Righteous indignation has always been on my side. Whenever I see something that’s just not right — especially when it has to do with the innocent or helpless — I get angry. Not the raging kind of angry but righteously indignant kind of angry.
Even as a child I was the one who stood up for the kids who the class was teasing which didn’t enhance my popularity. But I did it anyway because of that righteous indignation. But aside from the mean little kids, my hometown stood for honor and integrity so there weren’t a lot of opportunities to trigger my righteous indignation. That all changed when I left my small southern town to live in a major metropolis.
Righteous indignation became my badge of honor. Whenever I saw someone being mistreated, taken advantage of, or just plain bullied, I would stand up for the downtrodden, no matter who or what they represented. I realize now that all that righteous indignation took up a ton of my energy in my 20s, 30s and 40s.
I never understood my strong reactions until I remembered my childhood horrors. All that righteous energy was created by those horrors. I couldn’t stand up for myself then – but I could stand up as an adult. Whenever I saw someone being abused, my childhood powerlessness comes back to me — front and center. Human, child, critter or environment — I stood up for it all.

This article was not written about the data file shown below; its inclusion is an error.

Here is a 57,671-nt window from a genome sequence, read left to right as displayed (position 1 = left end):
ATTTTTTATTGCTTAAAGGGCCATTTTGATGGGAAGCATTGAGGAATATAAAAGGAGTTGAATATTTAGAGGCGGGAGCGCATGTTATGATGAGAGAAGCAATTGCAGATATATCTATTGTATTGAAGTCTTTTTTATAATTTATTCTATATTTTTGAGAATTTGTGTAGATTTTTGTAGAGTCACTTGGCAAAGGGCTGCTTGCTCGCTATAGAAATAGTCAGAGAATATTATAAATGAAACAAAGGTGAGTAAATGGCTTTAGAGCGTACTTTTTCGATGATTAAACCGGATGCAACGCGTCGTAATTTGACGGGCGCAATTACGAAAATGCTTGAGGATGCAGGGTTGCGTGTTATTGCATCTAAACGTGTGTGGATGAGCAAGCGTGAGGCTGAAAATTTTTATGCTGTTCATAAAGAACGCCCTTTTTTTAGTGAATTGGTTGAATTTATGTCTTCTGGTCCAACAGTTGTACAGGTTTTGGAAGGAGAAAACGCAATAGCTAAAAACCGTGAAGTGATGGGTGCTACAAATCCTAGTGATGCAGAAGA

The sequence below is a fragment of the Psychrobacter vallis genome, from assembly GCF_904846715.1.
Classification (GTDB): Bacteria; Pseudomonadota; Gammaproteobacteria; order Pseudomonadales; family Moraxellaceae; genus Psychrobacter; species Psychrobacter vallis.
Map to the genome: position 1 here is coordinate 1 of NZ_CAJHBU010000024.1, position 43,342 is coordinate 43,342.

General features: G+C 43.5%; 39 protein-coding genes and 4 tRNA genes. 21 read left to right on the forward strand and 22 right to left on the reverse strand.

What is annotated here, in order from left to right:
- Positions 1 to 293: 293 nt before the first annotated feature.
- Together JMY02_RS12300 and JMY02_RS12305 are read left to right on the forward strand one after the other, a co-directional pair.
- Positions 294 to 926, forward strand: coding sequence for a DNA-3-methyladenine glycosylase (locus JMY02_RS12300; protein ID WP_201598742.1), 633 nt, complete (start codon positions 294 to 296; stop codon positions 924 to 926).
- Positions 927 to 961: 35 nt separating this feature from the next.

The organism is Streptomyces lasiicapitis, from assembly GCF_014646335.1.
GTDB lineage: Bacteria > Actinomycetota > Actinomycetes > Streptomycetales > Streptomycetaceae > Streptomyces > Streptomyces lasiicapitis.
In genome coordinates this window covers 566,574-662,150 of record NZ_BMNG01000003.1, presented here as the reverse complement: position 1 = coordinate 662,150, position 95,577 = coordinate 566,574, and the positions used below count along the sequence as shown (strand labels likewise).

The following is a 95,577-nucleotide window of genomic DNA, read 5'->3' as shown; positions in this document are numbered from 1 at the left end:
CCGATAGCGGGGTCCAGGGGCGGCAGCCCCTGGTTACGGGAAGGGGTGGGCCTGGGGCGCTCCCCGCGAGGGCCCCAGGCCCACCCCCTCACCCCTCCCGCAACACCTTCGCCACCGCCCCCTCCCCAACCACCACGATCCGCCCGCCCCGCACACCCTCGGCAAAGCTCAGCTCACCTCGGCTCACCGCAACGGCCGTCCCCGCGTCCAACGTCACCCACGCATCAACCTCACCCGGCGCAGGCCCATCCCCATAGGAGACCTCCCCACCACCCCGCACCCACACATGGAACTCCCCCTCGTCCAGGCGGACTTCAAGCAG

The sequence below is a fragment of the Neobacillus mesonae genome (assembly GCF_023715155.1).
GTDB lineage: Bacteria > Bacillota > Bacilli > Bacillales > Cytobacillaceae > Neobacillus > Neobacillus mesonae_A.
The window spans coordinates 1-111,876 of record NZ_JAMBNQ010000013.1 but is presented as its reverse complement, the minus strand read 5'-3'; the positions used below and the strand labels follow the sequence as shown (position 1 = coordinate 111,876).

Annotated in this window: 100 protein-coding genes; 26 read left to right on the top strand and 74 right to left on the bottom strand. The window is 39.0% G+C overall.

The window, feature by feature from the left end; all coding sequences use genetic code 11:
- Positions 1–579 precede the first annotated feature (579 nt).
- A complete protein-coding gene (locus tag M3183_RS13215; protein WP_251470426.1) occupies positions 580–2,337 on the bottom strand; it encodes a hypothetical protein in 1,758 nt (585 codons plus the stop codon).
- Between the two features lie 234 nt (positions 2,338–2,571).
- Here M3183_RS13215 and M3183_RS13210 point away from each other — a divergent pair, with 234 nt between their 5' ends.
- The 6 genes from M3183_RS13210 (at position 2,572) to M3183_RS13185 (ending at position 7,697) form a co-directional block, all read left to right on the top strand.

Esther and Jerry Hicks (aka Abraham) shared an interesting perspective on righteous indignation. They taught me that we get righteously indignant when we see something that just isn’t right. We are usually right on — it isn’t a fair or honorable situation. But by focusing on what isn’t right, e.g., the negative, we are creating more negative energy. Even when we take a positive stance — in our righteous indignation we are negative.
That single observation changed the way I viewed my righteous indignation. Instead of seeing it as a badge of honor, it became a behavior that I wanted to change. And so I focused on pivoting every time I became indignant. Instead of focusing on what was wrong and why I was so upset I pivoted to focus on how the situation could be made right and fair.
The more I pivoted away from the indignation — the more empowered I felt. I learned that by fueling the righteous indignation — I was feeding my own negative energy. I was giving more power to the very scary voices that I wished to release. Because I was staying focused on the negative — reveling in my anger.
Today, I’ve released that righteous indignation. I rarely feel that twist in my gut and the desire to power something into submission.
By pivoting away from the indignation and its anger I’ve empowered my healing. All those years I thought I was standing up for truth, justice and the American way — I was actually hanging on to my own negative emotions.
Isn’t it amazing how tricky our subconscious can be?
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